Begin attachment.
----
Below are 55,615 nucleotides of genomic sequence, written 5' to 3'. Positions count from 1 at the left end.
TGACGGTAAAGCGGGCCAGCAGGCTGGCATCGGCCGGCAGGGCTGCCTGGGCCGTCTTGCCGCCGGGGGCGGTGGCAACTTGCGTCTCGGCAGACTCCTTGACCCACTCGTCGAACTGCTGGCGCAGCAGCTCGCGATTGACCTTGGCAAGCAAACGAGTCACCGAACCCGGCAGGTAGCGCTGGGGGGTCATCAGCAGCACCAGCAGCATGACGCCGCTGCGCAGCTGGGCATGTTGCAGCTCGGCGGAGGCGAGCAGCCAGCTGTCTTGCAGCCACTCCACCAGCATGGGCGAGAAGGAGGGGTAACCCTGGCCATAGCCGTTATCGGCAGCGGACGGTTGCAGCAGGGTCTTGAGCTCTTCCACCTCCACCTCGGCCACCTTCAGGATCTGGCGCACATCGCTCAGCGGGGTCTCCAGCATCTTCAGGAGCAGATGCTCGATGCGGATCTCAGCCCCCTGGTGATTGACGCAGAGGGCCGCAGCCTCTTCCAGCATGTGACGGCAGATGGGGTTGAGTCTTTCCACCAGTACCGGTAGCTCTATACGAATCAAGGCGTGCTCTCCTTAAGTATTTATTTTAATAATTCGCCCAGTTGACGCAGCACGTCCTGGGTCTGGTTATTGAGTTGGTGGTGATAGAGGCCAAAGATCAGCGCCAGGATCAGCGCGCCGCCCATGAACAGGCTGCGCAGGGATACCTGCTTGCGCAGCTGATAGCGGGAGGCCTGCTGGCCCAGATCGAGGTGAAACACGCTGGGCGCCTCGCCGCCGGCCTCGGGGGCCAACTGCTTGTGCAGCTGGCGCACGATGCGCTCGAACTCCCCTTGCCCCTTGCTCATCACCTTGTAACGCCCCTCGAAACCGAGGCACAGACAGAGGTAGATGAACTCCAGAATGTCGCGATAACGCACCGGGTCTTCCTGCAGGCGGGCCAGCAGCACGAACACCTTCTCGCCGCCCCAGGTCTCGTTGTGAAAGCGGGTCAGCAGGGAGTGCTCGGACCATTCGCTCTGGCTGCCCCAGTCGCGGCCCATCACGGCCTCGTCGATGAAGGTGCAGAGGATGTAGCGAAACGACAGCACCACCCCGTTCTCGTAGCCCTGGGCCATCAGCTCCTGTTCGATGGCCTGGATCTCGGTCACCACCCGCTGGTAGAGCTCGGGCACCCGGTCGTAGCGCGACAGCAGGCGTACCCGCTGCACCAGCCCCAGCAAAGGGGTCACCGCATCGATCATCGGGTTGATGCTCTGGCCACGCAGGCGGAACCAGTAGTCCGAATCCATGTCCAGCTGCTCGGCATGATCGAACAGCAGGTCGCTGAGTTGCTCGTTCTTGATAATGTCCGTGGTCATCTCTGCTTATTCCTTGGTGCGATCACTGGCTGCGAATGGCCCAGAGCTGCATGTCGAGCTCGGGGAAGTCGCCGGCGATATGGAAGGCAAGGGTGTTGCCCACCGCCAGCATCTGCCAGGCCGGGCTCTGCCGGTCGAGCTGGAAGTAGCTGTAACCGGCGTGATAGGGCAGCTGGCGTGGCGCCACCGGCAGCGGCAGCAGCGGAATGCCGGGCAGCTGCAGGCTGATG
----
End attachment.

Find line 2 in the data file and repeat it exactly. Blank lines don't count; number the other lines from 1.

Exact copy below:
TGACGGTAAAGCGGGCCAGCAGGCTGGCATCGGCCGGCAGGGCTGCCTGGGCCGTCTTGCCGCCGGGGGCGGTGGCAACTTGCGTCTCGGCAGACTCCTTGACCCACTCGTCGAACTGCTGGCGCAGCAGCTCGCGATTGACCTTGGCAAGCAAACGAGTCACCGAACCCGGCAGGTAGCGCTGGGGGGTCATCAGCAGCACCAGCAGCATGACGCCGCTGCGCAGCTGGGCATGTTGCAGCTCGGCGGAGGCGAGCAGCCAGCTGTCTTGCAGCCACTCCACCAGCATGGGCGAGAAGGAGGGGTAACCCTGGCCATAGCCGTTATCGGCAGCGGACGGTTGCAGCAGGGTCTTGAGCTCTTCCACCTCCACCTCGGCCACCTTCAGGATCTGGCGCACATCGCTCAGCGGGGTCTCCAGCATCTTCAGGAGCAGATGCTCGATGCGGATCTCAGCCCCCTGGTGATTGACGCAGAGGGCCGCAGCCTCTTCCAGCATGTGACGGCAGATGGGGTTGAGTCTTTCCACCAGTACCGGTAGCTCTATACGAATCAAGGCGTGCTCTCCTTAAGTATTTATTTTAATAATTCGCCCAGTTGACGCAGCACGTCCTGGGTCTGGTTATTGAGTTGGTGGTGATAGAGGCCAAAGATCAGCGCCAGGATCAGCGCGCCGCCCATGAACAGGCTGCGCAGGGATACCTGCTTGCGCAGCTGATAGCGGGAGGCCTGCTGGCCCAGATCGAGGTGAAACACGCTGGGCGCCTCGCCGCCGGCCTCGGGGGCCAACTGCTTGTGCAGCTGGCGCACGATGCGCTCGAACTCCCCTTGCCCCTTGCTCATCACCTTGTAACGCCCCTCGAAACCGAGGCACAGACAGAGGTAGATGAACTCCAGAATGTCGCGATAACGCACCGGGTCTTCCTGCAGGCGGGCCAGCAGCACGAACACCTTCTCGCCGCCCCAGGTCTCGTTGTGAAAGCGGGTCAGCAGGGAGTGCTCGGACCATTCGCTCTGGCTGCCCCAGTCGCGGCCCATCACGGCCTCGTCGATGAAGGTGCAGAGGATGTAGCGAAACGACAGCACCACCCCGTTCTCGTAGCCCTGGGCCATCAGCTCCTGTTCGATGGCCTGGATCTCGGTCACCACCCGCTGGTAGAGCTCGGGCACCCGGTCGTAGCGCGACAGCAGGCGTACCCGCTGCACCAGCCCCAGCAAAGGGGTCACCGCATCGATCATCGGGTTGATGCTCTGGCCACGCAGGCGGAACCAGTAGTCCGAATCCATGTCCAGCTGCTCGGCATGATCGAACAGCAGGTCGCTGAGTTGCTCGTTCTTGATAATGTCCGTGGTCATCTCTGCTTATTCCTTGGTGCGATCACTGGCTGCGAATGGCCCAGAGCTGCATGTCGAGCTCGGGGAAGTCGCCGGCGATATGGAAGGCAAGGGTGTTGCCCACCGCCAGCATCTGCCAGGCCGGGCTCTGCCGGTCGAGCTGGAAGTAGCTGTAACCGGCGTGATAGGGCAGCTGGCGTGGCGCCACCGGCAGCGGCAGCAGCGGAATGCCGGGCAGCTGCAGGCTGATG